North America has historically been known by other names, including Spanish North America, New Spain, and América Septentrional, the first official name given to Mexico.[28]


North America includes several regions and subregions, each of which have their own respective cultural, economic, and geographic regions. Economic regions include several regions formalized in 20th- and 21st-century trade agreements, including NAFTA between Canada, Mexico, and the United States, and CAFTA between Central America, the Dominican Republic, and the United States.

North America is divided linguistically and culturally into two primary regions, Anglo-America and Latin America. Anglo-America includes most of North America, Belize, and Caribbean islands with English-speaking populations. There are also regions, including Louisiana and Quebec, with large Francophone populations; in Quebec, French is the official language.[29].

The southern portion of North America includes Central America and non-English speaking Caribbean nations.[30][31] The north of the continent maintains recognized regions as well. In contrast to the common definition of North America, which encompasses the whole North American continent, the term "North America" is sometimes used more narrowly to refer only to four nations, Canada, Greenland, Mexico, and the U.S.[32][33][34][35][36] The U.S. Census Bureau includes Saint Pierre and Miquelon, but excludes Mexico from its definition.[37]

The term Northern America refers to the northernmost countries and territories of North America: the U.S., Bermuda, Canada, Greenland, and St. Pierre and Miquelon.[38][39] Although the term does not refer to a unified region,[40] Middle America includes Mexico, Central America, and the Caribbean.[41]

North America's largest countries by land area are Canada and the U.S., both of which have well-defined and recognized subregions. In Canada, these include (from east to west) Atlantic Canada, Central Canada, Canadian Prairies, the British Columbia Coast, and Northern Canada. In the U.S., they include New England, the Mid-Atlantic, South Atlantic states, East North Central states, West North Central states, East South Central states, West South Central states, Mountain states, and Pacific states. The Great Lakes region and the Pacific Northwest include areas in both Canada and the U.S.

Countries, dependencies, and other territories[]

Arms Flag Country / Territory[42][43] Area[44] Population
Capital Name(s) in official language(s) ISO 3166-1
Template:Coat of arms Template:Flagg Anguilla
(United Kingdom)
91 km2
(35 sq mi)
15,753 164.8/km2
(427/sq mi)
The Valley Anguilla AIA
Template:Coat of arms Template:Flagg Antigua and Barbuda 442 km2
(171 sq mi)
93,219 199.1/km2
(516/sq mi)
St. John's Antigua and Barbuda ATG
Template:Coat of arms Template:Flagg Aruba
(Kingdom of the Netherlands)[lower-alpha 4]
180 km2
(69 sq mi)
106,537 594.4/km2
(1,539/sq mi)
Oranjestad Aruba ABW
Template:Coat of arms Template:Flagg The Bahamas[lower-alpha 5] 13,943 km2
(5,383 sq mi)
407,906 24.5/km2
(63/sq mi)
Nassau Bahamas BHS
Template:Coat of arms Template:Flagg Barbados 430 km2
(170 sq mi)
281,200 595.3/km2
(1,542/sq mi)
Bridgetown Barbados BRB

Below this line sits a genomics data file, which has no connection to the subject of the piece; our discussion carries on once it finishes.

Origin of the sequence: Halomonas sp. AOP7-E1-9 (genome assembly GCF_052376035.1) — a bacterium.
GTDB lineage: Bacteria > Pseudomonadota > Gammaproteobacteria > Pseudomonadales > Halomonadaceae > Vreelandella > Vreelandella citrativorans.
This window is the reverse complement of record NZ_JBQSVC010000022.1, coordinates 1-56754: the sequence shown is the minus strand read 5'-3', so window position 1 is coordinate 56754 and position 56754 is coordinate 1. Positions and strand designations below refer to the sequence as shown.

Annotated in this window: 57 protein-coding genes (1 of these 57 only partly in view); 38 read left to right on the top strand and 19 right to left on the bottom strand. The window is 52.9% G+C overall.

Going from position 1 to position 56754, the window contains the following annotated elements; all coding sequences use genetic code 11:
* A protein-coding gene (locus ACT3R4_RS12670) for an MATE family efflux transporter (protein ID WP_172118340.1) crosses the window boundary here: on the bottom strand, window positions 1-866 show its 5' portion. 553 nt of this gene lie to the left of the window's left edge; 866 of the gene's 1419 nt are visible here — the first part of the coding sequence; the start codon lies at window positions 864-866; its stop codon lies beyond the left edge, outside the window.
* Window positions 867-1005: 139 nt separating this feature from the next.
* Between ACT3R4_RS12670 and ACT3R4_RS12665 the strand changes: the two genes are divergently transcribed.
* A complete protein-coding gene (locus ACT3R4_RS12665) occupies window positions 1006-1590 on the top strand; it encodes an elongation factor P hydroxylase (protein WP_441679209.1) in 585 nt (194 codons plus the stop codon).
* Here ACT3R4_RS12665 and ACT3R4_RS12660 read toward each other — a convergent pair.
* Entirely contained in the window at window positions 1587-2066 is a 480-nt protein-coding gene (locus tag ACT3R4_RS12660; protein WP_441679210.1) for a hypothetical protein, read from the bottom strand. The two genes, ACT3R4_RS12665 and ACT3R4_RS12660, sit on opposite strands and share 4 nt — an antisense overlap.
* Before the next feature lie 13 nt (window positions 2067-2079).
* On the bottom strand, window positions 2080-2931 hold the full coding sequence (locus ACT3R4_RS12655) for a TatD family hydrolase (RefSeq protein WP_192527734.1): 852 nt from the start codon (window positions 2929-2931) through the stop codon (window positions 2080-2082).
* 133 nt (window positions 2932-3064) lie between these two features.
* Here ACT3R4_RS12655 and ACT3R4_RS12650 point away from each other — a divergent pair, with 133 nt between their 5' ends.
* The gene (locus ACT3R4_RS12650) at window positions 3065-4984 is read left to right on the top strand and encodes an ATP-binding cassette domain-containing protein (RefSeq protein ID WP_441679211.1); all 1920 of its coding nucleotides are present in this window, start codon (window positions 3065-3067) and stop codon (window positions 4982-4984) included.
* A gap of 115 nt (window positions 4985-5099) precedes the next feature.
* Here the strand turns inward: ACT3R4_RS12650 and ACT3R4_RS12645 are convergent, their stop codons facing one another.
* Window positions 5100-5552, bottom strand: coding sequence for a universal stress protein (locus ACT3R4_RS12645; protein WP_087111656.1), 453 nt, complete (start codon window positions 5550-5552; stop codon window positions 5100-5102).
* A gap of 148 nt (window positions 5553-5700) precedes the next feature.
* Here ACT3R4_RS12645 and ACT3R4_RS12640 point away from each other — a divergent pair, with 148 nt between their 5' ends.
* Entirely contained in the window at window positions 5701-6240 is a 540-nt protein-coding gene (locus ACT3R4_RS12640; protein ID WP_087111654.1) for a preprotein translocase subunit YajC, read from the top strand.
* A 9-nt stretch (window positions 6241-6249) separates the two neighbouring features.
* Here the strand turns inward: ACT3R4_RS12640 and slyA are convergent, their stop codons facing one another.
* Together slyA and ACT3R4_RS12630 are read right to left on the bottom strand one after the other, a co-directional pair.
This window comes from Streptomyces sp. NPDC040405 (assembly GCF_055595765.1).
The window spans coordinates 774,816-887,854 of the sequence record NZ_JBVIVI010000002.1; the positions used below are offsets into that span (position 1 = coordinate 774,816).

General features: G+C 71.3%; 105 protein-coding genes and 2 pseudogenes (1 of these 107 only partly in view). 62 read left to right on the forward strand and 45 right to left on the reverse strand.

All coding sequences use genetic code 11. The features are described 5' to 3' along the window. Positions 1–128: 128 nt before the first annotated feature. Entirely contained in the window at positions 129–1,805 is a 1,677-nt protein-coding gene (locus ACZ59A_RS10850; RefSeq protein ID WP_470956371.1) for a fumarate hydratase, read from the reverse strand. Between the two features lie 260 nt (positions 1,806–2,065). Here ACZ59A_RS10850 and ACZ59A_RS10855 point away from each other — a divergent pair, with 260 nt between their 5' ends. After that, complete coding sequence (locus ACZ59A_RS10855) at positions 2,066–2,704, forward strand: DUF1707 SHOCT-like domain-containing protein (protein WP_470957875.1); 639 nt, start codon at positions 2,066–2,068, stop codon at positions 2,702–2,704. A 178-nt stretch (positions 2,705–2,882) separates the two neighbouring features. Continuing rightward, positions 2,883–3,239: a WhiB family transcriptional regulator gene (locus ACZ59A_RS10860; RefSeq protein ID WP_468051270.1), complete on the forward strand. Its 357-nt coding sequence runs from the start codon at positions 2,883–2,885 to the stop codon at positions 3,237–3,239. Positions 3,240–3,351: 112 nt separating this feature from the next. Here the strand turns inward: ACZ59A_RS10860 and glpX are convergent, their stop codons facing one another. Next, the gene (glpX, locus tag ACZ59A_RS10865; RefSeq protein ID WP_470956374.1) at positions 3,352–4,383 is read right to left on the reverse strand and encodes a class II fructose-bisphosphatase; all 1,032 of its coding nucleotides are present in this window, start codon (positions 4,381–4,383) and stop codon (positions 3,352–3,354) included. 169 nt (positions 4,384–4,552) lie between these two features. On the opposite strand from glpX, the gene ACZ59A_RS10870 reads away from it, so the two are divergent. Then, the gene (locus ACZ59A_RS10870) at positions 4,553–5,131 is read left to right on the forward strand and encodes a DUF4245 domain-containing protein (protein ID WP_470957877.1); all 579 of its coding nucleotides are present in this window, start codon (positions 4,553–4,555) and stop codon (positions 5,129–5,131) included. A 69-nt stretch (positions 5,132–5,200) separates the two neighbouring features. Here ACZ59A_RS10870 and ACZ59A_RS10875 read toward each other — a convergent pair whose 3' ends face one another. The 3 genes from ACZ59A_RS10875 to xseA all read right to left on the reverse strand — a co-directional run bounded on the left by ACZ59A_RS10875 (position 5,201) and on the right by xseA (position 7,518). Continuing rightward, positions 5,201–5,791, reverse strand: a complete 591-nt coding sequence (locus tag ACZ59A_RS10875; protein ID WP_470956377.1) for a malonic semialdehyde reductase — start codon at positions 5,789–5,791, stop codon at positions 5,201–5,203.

Template:Coat of arms Template:Flagg Belize 22,966 km2
(8,867 sq mi)
400,031 13.4/km2
(35/sq mi)
Belmopan Belize BLZ
Template:Coat of arms Template:Flagg Bermuda
(United Kingdom)
54 km2
(21 sq mi)
64,185 1,203.7/km2
(3,118/sq mi)
Hamilton Bermuda BMU
Template:Coat of arms Template:Flagg Bonaire
(Kingdom of the Netherlands)[lower-alpha 4][47]
294 km2
(114 sq mi)
12,093 41.1/km2
(106/sq mi)
Kralendijk Boneiru BES
Template:Coat of arms Template:Flagg British Virgin Islands
(United Kingdom)
151 km2
(58 sq mi)
31,122 152.3/km2
(394/sq mi)
Road Town British Virgin Islands VGB
Template:Coat of arms Template:Flagg Canada 9,984,670 km2
(3,855,100 sq mi)
38,155,012 3.7/km2
(9.6/sq mi)
Ottawa Canada CAN
Template:Coat of arms Template:Flagg Cayman Islands
(United Kingdom)
264 km2
(102 sq mi)
68,136 212.1/km2
(549/sq mi)
George Town Cayman Islands CYM
Template:Coat of arms Template:Flagg Clipperton Island (France) 6 km2
(2.3 sq mi)
0 0/km2
(0/sq mi)
Île de Clipperton CPT
Template:Coat of arms Template:Flagg Costa Rica 51,100 km2
(19,700 sq mi)
5,153,957 89.6/km2
(232/sq mi)
San José Costa Rica CRI
Template:Coat of arms Template:Flagg Cuba 109,886 km2
(42,427 sq mi)
11,256,372 102.0/km2
(264/sq mi)
Havana Cuba CUB
Template:Coat of arms Template:Flagg Curaçao
(Kingdom of the Netherlands)[lower-alpha 4]
444 km2
(171 sq mi)
190,338 317.1/km2
(821/sq mi)
Willemstad Kòrsou CUW
Template:Coat of arms Template:Flagg Dominica 751 km2
(290 sq mi)
72,412 89.2/km2
(231/sq mi)
Roseau Dominica DMA
Template:Coat of arms Template:Flagg Dominican Republic 48,671 km2
(18,792 sq mi)
11,117,873 207.3/km2
(537/sq mi)
Santo Domingo República Dominicana DOM
Template:Coat of arms Template:Flagg El Salvador 21,041 km2
(8,124 sq mi)
6,314,167 293.0/km2
(759/sq mi)
San Salvador El Salvador SLV
Template:Coat of arms Template:Flagg Federal Dependencies of Venezuela
342 km2
(132 sq mi)
2,155 6.3/km2
(16/sq mi)
Gran Roque Dependencias Federales de Venezuela VEN-W
Template:Coat of arms Template:Flagg Greenland
(Kingdom of Denmark)
2,166,086 km2
(836,330 sq mi)
56,243 0.026/km2
(0.067/sq mi)
Nuuk Kalaallit Nunaat/Grønland GRL
Template:Coat of arms Template:Flagg Grenada 344 km2
(133 sq mi)
124,610 302.3/km2
(783/sq mi)
St. George's Gwinàd GRD
File:Coat of arms of Guadeloupe.svg Template:Flagg Guadeloupe
1,628 km2
(629 sq mi)
396,051 246.7/km2
(639/sq mi)
Basse-Terre Gwadloup GLP
File:Coat of arms of Guatemala.svg Template:Flagg Guatemala 108,889 km2
(42,042 sq mi)
17,608,483 128.8/km2
(334/sq mi)
Guatemala City Guatemala GTM
File:Coat of arms of Haiti.svg Template:Flagg Haiti 27,750 km2
(10,710 sq mi)
11,447,569 361.5/km2
(936/sq mi)
Port-au-Prince Ayiti/Haïti HTI
Template:Coat of arms Template:Flagg Honduras 112,492 km2
(43,433 sq mi)
10,278,345 66.4/km2
(172/sq mi)